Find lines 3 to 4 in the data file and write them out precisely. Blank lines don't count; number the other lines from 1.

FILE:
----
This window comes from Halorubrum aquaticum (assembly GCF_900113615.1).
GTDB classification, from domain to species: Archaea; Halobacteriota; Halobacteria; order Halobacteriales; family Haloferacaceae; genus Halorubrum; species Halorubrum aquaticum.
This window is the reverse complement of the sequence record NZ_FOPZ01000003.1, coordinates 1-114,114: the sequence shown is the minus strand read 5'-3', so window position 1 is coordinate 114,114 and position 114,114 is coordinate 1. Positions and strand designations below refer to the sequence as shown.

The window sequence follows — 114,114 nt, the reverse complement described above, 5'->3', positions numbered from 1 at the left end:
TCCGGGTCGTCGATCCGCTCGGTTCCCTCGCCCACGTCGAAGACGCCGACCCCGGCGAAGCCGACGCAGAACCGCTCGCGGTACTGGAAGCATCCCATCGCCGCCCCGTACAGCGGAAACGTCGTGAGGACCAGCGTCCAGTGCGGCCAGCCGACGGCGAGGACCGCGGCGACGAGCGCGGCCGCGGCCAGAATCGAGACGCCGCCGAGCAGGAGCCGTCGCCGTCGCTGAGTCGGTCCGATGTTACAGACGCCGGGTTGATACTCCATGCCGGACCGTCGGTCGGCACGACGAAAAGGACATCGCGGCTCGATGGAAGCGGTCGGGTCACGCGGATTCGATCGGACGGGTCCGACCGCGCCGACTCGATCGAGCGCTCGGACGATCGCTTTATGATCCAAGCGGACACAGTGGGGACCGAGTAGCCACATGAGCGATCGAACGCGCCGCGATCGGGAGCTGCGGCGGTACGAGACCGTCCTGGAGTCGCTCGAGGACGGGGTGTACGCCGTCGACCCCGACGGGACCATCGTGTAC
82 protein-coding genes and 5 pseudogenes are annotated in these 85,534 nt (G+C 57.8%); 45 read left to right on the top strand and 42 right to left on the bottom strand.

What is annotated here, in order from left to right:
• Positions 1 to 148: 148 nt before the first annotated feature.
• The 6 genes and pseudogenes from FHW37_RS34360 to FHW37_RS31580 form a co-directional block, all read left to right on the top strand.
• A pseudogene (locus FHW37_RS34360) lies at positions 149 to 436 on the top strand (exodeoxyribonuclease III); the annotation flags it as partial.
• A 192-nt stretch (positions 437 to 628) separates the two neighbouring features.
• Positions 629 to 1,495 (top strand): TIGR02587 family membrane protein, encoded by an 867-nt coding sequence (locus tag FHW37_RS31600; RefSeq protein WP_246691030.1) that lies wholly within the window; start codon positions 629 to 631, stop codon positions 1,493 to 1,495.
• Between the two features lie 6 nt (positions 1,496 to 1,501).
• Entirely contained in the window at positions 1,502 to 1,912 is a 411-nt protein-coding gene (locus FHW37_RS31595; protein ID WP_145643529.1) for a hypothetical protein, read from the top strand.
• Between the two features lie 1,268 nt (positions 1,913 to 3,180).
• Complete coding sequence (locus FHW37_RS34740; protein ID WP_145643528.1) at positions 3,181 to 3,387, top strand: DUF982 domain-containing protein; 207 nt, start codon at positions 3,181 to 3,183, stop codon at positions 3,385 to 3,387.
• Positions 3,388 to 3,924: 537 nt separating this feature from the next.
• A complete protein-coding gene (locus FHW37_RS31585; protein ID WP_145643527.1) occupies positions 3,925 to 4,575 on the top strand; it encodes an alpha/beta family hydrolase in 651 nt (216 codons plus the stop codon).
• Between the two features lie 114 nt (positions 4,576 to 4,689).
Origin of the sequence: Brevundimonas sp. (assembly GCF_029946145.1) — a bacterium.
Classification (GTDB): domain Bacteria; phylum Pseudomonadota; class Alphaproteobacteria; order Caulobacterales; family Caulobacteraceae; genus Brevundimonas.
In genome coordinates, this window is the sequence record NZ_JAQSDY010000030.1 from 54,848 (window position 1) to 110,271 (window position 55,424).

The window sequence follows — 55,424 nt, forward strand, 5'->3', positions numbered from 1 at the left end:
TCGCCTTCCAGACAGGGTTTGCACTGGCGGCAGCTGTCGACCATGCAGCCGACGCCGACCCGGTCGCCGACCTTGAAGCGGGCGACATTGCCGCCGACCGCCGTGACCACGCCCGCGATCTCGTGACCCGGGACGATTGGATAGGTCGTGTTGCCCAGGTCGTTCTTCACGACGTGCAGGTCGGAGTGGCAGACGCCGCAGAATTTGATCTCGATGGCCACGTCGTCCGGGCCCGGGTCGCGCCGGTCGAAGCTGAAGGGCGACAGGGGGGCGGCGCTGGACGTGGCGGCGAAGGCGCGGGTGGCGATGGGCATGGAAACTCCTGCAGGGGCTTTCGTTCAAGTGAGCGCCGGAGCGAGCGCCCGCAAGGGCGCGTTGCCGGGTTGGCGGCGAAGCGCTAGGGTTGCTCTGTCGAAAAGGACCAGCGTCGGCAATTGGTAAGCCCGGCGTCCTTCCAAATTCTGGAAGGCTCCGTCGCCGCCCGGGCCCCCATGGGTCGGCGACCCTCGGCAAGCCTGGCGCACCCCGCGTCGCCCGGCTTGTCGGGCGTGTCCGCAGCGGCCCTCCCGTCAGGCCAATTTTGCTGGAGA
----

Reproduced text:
This window is the reverse complement of the sequence record NZ_FOPZ01000003.1, coordinates 1-114,114: the sequence shown is the minus strand read 5'-3', so window position 1 is coordinate 114,114 and position 114,114 is coordinate 1. Positions and strand designations below refer to the sequence as shown.

The window sequence follows — 114,114 nt, the reverse complement described above, 5'->3', positions numbered from 1 at the left end: